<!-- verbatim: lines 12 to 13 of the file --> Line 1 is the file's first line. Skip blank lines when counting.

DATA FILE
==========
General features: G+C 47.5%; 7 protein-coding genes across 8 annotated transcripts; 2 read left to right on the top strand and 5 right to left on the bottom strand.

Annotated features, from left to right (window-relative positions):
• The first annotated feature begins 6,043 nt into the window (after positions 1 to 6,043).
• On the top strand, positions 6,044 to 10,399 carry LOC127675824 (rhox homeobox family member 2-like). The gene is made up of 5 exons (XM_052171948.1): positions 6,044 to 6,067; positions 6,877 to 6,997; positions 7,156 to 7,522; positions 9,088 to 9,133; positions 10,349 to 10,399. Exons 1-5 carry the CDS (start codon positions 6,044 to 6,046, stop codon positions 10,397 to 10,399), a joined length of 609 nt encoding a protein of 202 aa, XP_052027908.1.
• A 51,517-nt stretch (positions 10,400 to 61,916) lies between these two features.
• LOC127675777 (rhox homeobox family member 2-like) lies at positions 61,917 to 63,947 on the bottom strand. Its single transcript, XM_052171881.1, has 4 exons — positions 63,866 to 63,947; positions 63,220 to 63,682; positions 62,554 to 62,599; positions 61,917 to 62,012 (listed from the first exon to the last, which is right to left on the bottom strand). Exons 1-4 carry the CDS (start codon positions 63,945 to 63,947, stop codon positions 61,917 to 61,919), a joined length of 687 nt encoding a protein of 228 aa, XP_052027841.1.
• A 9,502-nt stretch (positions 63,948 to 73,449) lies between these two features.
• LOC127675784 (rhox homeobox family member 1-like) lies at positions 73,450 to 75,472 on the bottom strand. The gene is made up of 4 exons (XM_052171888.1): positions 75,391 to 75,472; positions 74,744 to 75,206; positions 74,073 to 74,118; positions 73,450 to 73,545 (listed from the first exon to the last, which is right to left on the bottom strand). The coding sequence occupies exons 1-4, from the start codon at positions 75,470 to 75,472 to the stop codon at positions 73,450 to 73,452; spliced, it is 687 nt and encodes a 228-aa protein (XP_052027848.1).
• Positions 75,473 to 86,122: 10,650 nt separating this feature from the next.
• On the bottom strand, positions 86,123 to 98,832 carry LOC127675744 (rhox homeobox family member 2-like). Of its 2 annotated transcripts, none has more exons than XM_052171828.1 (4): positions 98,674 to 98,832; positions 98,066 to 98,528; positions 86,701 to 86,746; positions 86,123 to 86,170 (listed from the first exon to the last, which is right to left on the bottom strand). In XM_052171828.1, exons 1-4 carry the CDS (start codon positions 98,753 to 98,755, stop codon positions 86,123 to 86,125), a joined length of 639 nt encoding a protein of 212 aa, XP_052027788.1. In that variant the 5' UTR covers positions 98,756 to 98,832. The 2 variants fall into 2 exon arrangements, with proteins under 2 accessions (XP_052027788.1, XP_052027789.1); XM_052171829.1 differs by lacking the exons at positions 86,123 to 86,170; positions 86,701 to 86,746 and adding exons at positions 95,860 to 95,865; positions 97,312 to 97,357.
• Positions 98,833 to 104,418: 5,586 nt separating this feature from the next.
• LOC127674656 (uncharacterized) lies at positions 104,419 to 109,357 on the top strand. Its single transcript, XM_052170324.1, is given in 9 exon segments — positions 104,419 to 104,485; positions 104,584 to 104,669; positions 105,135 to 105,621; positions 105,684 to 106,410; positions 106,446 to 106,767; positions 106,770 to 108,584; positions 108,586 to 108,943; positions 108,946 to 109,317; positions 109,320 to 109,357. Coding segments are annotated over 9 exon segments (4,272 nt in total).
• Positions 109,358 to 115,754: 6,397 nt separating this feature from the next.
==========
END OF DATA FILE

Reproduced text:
• LOC127674656 (uncharacterized) lies at positions 104,419 to 109,357 on the top strand. Its single transcript, XM_052170324.1, is given in 9 exon segments — positions 104,419 to 104,485; positions 104,584 to 104,669; positions 105,135 to 105,621; positions 105,684 to 106,410; positions 106,446 to 106,767; positions 106,770 to 108,584; positions 108,586 to 108,943; positions 108,946 to 109,317; positions 109,320 to 109,357. Coding segments are annotated over 9 exon segments (4,272 nt in total).
• Positions 109,358 to 115,754: 6,397 nt separating this feature from the next.